The summer after I turned eight, Mom put me on a Greyhound bus headed to Spanish Fort, Alabama, to spend a few weeks with her older sister Pauline and her husband Jack. We spent most of the time at their fish camp near Mullet Point on the Eastern shore of Mobile Bay. It was glorious just to fish and swim all day long! And, there was some extra excitement, too.
“Wake up, Johnnie!” Aunt Pauline shook me hard; she was serious.
“It’s a Jubilee!”
It was ‘zero dark thirty’ and before I could open my eyes, she withdrew into the darkness leaving me all alone in the bunk room. I didn’t need a second shake though. Not now. It was a Jubilee!
I pulled on my clamdiggers and slipped on my worn-out Converse All Stars and headed out the screen door into the moonlit darkness. I hurried across the expansive backyard leading to the shoreline.
A “Jubilee” is a rare and sporadic natural phenomenon that occurs in the shallow coastal waters of Mobile Bay where during the pre-dawn hours flounder, shrimp, crabs and other demersal sea life congregate en masse at the waters edge in search of oxygenated water due to oxygen depletion in the deep waters of their normal habitat. For a few hours, the lethargic sea life is easily gathered in vast quantities, much to the glee of the locals as the event becomes a huge celebration up and down the coastline.
Photograph by Adam Wyman via Unsplash
After my eyes adjusted a bit, I spotted Aunt Pauline’s son Bobby with some of his buddies pumping up the Coleman lanterns that were fixed with those silver flounder reflectors.
As the lanterns flickering to life I caught a glimpse of Uncle Jack pulling two empty wash tubs toward the bay shore, and I followed.
Bobby and his friends were close behind, each with a lantern in one hand and a long gig in the other. In the dancing light of the gas lanterns they approached the shore all the while thrusting and shaking their harpoons in the air testing the balance of their chosen weapons, like Spartans running toward a skirmish line, spears in hand.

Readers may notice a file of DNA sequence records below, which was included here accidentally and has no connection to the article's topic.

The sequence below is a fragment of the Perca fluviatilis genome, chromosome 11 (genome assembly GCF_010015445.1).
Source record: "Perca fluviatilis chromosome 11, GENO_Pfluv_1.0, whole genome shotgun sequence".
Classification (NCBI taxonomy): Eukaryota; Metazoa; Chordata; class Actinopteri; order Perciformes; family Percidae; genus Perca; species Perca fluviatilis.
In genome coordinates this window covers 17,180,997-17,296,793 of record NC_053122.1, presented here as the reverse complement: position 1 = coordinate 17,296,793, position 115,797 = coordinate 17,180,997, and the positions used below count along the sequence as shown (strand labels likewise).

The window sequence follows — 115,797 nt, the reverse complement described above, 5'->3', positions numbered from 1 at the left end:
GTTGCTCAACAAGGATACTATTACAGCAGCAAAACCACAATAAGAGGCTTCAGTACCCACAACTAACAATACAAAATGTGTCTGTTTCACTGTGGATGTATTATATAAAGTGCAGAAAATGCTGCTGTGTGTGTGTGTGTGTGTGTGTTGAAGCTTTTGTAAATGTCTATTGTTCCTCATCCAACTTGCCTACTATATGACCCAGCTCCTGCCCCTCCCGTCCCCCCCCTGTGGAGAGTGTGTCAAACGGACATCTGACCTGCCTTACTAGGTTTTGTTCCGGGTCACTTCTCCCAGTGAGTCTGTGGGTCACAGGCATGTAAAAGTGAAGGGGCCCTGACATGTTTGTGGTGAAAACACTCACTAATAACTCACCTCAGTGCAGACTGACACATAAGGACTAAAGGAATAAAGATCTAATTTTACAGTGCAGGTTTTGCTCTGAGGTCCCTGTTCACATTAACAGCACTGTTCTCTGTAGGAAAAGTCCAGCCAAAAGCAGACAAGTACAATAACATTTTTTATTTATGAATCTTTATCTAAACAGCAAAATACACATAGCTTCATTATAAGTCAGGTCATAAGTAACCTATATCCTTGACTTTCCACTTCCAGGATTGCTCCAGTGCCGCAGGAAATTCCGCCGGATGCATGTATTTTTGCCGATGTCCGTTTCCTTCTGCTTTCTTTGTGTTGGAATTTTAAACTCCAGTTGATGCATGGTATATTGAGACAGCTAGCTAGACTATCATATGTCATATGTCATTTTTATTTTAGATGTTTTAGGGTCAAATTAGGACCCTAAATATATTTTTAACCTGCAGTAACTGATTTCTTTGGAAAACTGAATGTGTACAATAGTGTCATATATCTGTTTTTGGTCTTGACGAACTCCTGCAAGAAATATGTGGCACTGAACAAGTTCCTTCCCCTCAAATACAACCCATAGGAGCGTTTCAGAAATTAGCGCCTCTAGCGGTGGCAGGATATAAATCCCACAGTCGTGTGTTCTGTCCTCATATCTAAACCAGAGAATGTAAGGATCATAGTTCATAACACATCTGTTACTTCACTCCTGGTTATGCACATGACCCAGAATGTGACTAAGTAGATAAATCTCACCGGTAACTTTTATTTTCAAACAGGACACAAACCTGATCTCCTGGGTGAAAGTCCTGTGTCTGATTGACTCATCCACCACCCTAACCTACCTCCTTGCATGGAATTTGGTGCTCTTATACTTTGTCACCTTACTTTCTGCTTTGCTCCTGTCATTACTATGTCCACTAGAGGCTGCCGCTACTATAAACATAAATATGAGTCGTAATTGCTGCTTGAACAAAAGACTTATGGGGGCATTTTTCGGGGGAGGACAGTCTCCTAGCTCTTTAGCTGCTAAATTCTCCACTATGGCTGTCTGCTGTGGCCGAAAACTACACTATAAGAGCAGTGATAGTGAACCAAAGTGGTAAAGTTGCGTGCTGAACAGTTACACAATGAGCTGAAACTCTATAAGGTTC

“Come help me grab these crabs, Johnnie, and we’ll have gumbo for supper!”
“Come on, Johnnie!” Aunt Pauline had spotted me. She laughing so hard I’ll never forget it. Her bright red hair was up in a do rag of sorts and her crazy colored clamdiggers were already soaking wet from sloshing around in the brackish bay water where she was harvesting the stunned blue crabs that were literally giving themselves up at the shallow water’s edge.
“Come help me grab these crabs, Johnnie, and we’ll have gumbo for supper!” And, we did. And, I’ll always remember her for the way she was that night – funny, spirited, and loving to catch, cook and eat fresh seafood.
Photograph by Adam Wyman via Unsplash
Seafood Gumbo is a Gulf Coast Tradition
There’s nothing like the taste of seafood gumbo to bring back memories of growing up along the Gulf Coast.
Every cook living along the Gulf Coast has his or her gumbo recipe. In fact, my cousin Margaret in Fairhope, Alabama has a business called Olde South Foods that sells her gumbo base.
The real litmus test for a serious gumbo cook is making the roux, which is the foundation of a great tasting gumbo. Show me a poor roux, and I’ll show you an epic fail.
Gluten Free Roux?
Traditionally, the roux is simply wheat flour browned in some type of oil that forms the gumbo ‘base’ upon which this delicacy is contruced.
It’s sounds simple, but it’s incredibly tricky to perfect the roux. Undercook the roux and you don’t have any flavor. Overcook it and it will burn faster than you dreamed, and once burned you can only start all over!
Was it even possible to make a gluten-free gumbo without wheat flour while retaining the traditional gumbo taste? That was the challenge, and we’ve figured it out.
We scoured the web for gluten free gumbo recipes and found that rice flour was the substitute flour of choice. Almond flour was a credible candidate because of its great flavor, but it was a little too coarse and burns quickly. Coconut flour was too absorbent and its flavor was just too strong. Where else could we turn?
Singoda Flour to the Rescue